short stories Posts

Literati – “A look at the world of books, publishing and writers” ( 2 June 2014)

Literati – “A look at the world of books, publishing and writers” ( 2 June 2014)

Jaya Bhattacharji Rose My monthly column, Literati, in the Hindu Literary Review was published online ( 31 May 2014) and in print ( 1 June 2014). Here is the url http://www.thehindu.com/books/literary-review/literati/article6069748.ece?textsize=small&test=2 . I am also c&p the text below. 

In translation

I am reading a terrific cluster of books — Rakhshanda Jalil’s A Literary History of the Progressive Writer’s Movement in Urdu (OUP); A Rebel and her Cause: The life of Dr Rashid Jahan, (Women Unlimited); and two simultaneous publications of the English translation of Angaarey — nine stories and a play put together in Urdu by Sajjad Zahir in 1932 (Rupa Publications and Penguin Books). Angaarey includes contributions by PWM members such as Ahmed Ali, Rashid Jahan and Mahmuduzzafar. As Nadira Babbar, Sajjad Zahir’s daughter says in her introduction to the Rupa edition: “The young group of writers of Angaarey challenged not just social orthodoxy but also traditional literary narratives and techniques. In an attempt to represent the individual mind and its struggle, they ushered in the narrative technique known as the stream of consciousness which was then new to the contemporary literary scene and continues to be significant in literature even today. …they saw art as a means of social reform.” She says that her father did not consider the writing of Angaarey and the subsequent problems they faced as any kind of hardship or sacrifice; rather “it provided them with the opportunity of expressing truths simply felt and clearly articulated.” It is curious that at a time when publishers worry about the future of the industry, there are two translations of the same book from two different publishers.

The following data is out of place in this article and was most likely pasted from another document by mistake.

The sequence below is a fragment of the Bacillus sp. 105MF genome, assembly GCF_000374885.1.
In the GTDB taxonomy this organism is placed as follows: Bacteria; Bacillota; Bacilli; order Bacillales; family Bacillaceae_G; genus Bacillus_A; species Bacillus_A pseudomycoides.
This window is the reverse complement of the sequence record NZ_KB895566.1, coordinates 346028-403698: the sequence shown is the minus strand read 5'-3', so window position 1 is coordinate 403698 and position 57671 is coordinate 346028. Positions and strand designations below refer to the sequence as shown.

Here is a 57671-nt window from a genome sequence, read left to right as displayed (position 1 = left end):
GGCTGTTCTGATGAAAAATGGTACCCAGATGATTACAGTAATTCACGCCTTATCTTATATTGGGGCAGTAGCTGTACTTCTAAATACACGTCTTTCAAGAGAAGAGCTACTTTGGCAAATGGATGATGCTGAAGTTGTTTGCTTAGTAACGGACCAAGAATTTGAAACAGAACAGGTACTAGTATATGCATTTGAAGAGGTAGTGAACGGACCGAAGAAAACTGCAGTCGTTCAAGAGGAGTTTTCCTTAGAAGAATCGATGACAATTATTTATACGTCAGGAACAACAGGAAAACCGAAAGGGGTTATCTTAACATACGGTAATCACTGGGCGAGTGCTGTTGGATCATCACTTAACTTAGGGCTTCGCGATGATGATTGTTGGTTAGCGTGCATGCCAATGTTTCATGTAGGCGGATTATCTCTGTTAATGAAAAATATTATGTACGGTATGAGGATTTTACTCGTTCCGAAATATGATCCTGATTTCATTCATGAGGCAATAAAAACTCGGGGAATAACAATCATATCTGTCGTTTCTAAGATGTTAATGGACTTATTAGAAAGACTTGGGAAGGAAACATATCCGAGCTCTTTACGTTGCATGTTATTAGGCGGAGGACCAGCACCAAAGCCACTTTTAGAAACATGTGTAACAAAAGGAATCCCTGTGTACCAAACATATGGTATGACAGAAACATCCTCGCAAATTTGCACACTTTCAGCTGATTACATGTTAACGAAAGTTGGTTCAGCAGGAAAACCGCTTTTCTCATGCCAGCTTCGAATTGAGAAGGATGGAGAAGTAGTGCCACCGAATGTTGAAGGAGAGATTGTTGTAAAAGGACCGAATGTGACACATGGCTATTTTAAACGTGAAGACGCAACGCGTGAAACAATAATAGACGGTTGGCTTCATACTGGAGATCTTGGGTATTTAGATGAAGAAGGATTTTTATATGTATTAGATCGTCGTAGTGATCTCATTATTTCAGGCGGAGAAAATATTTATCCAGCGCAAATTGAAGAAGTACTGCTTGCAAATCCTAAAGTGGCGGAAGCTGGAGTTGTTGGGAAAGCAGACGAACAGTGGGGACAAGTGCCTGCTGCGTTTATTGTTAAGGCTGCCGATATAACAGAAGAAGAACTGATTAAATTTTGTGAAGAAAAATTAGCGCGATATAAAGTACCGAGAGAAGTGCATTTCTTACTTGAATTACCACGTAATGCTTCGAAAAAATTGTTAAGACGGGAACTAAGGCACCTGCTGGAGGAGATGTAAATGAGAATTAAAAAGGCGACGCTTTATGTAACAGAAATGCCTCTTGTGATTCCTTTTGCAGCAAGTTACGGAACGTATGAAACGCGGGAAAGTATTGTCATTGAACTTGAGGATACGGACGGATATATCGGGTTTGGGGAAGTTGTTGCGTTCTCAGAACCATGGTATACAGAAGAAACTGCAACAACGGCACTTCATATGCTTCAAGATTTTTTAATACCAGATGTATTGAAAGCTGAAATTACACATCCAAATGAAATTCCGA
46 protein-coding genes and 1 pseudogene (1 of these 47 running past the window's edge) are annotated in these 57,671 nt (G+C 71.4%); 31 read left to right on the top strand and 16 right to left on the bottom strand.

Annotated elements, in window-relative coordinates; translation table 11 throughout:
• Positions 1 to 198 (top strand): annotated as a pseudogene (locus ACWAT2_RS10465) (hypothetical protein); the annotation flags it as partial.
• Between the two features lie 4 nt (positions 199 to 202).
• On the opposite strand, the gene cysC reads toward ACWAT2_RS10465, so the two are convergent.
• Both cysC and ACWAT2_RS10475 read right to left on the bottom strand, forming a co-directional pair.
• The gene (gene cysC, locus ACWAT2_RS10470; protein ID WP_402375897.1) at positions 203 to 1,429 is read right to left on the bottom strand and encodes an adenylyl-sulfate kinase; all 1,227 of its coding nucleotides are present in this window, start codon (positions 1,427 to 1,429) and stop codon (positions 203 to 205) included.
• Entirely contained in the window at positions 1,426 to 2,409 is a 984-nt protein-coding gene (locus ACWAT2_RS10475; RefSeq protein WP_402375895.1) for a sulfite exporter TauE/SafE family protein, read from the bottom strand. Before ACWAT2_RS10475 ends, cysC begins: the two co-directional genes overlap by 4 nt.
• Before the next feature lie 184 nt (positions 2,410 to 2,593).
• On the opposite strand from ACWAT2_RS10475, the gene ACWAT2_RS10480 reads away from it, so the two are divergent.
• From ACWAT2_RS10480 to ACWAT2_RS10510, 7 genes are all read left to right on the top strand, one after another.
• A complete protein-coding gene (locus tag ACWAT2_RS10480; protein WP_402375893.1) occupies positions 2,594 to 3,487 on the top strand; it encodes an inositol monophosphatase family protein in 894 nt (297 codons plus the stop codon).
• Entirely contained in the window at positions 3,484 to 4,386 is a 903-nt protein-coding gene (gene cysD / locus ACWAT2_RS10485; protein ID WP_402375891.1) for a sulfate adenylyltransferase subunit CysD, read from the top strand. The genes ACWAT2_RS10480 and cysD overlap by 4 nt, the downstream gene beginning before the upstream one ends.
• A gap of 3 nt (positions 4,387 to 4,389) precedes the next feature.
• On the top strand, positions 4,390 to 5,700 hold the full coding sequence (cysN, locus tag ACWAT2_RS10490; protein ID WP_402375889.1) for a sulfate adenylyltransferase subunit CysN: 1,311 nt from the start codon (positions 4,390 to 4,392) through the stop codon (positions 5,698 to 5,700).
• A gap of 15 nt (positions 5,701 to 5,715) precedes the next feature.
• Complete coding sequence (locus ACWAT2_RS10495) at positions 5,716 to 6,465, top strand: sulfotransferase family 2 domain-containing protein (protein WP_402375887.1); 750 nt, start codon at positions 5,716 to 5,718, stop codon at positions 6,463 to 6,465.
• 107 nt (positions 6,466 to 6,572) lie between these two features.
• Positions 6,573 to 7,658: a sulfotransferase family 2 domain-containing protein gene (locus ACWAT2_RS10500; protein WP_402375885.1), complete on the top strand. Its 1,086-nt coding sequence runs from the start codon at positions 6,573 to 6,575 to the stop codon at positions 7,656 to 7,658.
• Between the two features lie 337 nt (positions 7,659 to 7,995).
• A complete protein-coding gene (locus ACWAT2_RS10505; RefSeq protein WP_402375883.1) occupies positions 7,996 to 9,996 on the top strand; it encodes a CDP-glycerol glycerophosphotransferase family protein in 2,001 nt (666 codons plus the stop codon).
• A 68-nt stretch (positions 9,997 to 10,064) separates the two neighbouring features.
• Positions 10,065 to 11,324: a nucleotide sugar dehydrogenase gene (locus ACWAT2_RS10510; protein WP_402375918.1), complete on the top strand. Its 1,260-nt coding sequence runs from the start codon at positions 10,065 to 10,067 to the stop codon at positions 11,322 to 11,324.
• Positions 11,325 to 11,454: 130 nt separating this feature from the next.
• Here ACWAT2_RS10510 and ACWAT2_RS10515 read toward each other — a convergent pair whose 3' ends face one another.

Translations are a way to discover a new socio-cultural and literary landscape. Last month, the English translation of Joel Dicker’s debut novel The Harry Quebert Affair (MacLehose Press), which has created one of the biggest stirs in publishing, was released. A gripping thriller, originally in French, it has sold over two million copies in other languages. A look at some other notable translations published recently:

Mikhail Shashkin’s disturbing but very readable Maidenhair (Open Letter), translated from Russian by Marian Schwartz, about asylum-seekers in Switzerland.

Juan Pablo Villalobos’s Quesadillas (And Other Stories) translated from Spanish by Rosalind Harvey is about 1980s Mexico.

Roberto Bolano’s The Insufferable Gaucho (Picador), a collection of short stories, translated from Spanish by Chris Andrews.